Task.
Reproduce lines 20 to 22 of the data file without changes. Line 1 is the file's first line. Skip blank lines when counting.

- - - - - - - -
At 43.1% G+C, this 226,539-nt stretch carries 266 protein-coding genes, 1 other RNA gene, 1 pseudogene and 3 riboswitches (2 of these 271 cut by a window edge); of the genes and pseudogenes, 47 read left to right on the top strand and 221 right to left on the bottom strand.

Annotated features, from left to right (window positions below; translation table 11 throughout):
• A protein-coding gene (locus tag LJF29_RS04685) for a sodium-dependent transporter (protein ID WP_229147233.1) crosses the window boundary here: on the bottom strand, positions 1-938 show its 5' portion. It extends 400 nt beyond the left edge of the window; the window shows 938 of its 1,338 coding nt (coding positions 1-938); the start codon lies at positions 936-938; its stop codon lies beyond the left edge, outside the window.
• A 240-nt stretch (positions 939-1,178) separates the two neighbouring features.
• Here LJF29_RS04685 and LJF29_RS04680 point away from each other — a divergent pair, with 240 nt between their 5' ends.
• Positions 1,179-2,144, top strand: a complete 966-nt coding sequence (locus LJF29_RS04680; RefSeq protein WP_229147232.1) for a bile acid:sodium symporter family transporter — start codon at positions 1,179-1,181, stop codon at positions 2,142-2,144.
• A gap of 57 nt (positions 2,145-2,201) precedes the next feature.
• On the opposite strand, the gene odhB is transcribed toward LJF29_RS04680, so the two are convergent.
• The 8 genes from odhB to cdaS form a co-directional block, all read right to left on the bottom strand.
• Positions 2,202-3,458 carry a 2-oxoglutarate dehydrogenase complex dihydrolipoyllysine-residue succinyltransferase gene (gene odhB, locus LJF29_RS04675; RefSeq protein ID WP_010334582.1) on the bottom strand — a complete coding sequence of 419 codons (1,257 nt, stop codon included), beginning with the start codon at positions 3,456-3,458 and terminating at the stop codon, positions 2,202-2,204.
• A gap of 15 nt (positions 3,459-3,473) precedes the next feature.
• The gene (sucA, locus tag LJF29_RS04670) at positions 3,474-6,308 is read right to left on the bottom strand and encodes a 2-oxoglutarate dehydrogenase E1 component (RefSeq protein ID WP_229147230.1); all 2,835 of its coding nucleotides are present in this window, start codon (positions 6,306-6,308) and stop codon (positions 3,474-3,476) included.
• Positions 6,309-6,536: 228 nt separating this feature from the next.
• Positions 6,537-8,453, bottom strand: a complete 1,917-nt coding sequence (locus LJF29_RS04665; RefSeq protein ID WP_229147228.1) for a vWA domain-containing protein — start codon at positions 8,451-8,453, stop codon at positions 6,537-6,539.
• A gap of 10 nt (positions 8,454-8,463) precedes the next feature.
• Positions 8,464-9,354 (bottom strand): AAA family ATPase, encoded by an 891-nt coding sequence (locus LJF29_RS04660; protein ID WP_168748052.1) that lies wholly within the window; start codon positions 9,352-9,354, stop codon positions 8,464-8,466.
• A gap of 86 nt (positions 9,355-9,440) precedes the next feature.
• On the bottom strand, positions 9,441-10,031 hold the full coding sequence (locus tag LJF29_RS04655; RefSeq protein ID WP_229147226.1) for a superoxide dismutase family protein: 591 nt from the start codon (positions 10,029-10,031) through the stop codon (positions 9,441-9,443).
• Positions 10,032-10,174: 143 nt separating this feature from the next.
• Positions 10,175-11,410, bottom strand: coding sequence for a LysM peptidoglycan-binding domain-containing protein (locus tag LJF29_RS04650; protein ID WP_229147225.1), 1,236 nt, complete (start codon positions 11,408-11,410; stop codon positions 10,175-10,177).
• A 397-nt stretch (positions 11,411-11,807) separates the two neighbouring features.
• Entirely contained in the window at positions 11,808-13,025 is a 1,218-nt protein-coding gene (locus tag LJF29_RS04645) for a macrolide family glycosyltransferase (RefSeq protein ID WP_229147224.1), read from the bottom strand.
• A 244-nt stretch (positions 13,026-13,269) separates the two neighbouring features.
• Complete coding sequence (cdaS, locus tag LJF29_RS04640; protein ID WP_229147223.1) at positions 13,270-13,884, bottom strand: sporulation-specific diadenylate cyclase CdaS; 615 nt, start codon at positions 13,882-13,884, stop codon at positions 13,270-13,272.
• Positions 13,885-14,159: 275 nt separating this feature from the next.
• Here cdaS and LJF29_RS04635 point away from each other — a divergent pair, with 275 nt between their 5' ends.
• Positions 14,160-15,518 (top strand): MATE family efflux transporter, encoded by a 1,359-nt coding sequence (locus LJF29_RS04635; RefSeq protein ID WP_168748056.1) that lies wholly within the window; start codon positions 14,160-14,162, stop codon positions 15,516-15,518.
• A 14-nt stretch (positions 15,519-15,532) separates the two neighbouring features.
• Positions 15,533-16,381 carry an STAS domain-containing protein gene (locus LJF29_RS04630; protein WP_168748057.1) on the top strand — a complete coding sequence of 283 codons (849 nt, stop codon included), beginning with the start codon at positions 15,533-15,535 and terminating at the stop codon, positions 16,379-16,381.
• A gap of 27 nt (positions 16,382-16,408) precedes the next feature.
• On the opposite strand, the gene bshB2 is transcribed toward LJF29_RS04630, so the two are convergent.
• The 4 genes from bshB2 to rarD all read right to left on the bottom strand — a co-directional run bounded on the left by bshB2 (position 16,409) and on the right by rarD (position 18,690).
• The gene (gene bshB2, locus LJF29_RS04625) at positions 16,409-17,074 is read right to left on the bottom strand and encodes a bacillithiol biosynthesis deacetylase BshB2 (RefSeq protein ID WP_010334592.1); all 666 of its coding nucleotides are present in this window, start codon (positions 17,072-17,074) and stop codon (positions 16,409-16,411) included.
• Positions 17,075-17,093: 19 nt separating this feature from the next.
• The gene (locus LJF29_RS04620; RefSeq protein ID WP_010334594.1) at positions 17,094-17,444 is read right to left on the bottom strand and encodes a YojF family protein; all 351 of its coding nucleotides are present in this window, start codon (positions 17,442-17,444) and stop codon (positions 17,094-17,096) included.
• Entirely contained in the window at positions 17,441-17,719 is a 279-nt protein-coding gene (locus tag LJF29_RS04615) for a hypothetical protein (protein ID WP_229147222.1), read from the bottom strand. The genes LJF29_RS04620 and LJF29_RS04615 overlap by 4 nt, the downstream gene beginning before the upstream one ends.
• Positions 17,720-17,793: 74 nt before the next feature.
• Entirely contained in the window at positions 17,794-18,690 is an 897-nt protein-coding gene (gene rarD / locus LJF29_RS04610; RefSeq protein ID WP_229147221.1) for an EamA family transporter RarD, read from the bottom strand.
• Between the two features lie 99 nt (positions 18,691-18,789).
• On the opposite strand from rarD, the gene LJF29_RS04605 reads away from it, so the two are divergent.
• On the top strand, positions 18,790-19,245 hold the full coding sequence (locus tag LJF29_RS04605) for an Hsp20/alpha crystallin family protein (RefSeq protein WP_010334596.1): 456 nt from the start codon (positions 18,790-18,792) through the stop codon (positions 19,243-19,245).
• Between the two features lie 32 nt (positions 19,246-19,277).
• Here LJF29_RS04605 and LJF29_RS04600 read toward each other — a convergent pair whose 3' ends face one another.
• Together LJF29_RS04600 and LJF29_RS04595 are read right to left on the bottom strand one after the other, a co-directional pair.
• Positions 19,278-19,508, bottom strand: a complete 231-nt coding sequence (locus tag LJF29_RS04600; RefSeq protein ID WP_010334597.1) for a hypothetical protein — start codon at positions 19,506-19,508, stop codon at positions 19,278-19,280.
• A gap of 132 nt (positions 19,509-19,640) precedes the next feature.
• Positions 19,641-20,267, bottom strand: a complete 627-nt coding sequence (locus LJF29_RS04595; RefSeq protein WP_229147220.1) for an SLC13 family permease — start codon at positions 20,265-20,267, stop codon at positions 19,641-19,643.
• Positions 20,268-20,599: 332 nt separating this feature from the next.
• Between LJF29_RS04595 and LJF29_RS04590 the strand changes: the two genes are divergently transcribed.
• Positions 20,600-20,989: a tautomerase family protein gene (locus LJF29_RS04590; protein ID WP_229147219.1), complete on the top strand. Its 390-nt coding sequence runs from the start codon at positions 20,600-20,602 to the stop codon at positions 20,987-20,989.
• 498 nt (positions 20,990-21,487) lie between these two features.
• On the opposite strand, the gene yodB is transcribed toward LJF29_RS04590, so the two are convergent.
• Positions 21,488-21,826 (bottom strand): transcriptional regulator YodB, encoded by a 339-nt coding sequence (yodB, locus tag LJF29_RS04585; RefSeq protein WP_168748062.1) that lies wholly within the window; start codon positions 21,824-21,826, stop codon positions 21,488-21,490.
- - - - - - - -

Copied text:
• Positions 10,175-11,410, bottom strand: coding sequence for a LysM peptidoglycan-binding domain-containing protein (locus tag LJF29_RS04650; protein ID WP_229147225.1), 1,236 nt, complete (start codon positions 11,408-11,410; stop codon positions 10,175-10,177).
• A 397-nt stretch (positions 11,411-11,807) separates the two neighbouring features.
• Entirely contained in the window at positions 11,808-13,025 is a 1,218-nt protein-coding gene (locus tag LJF29_RS04645) for a macrolide family glycosyltransferase (RefSeq protein ID WP_229147224.1), read from the bottom strand.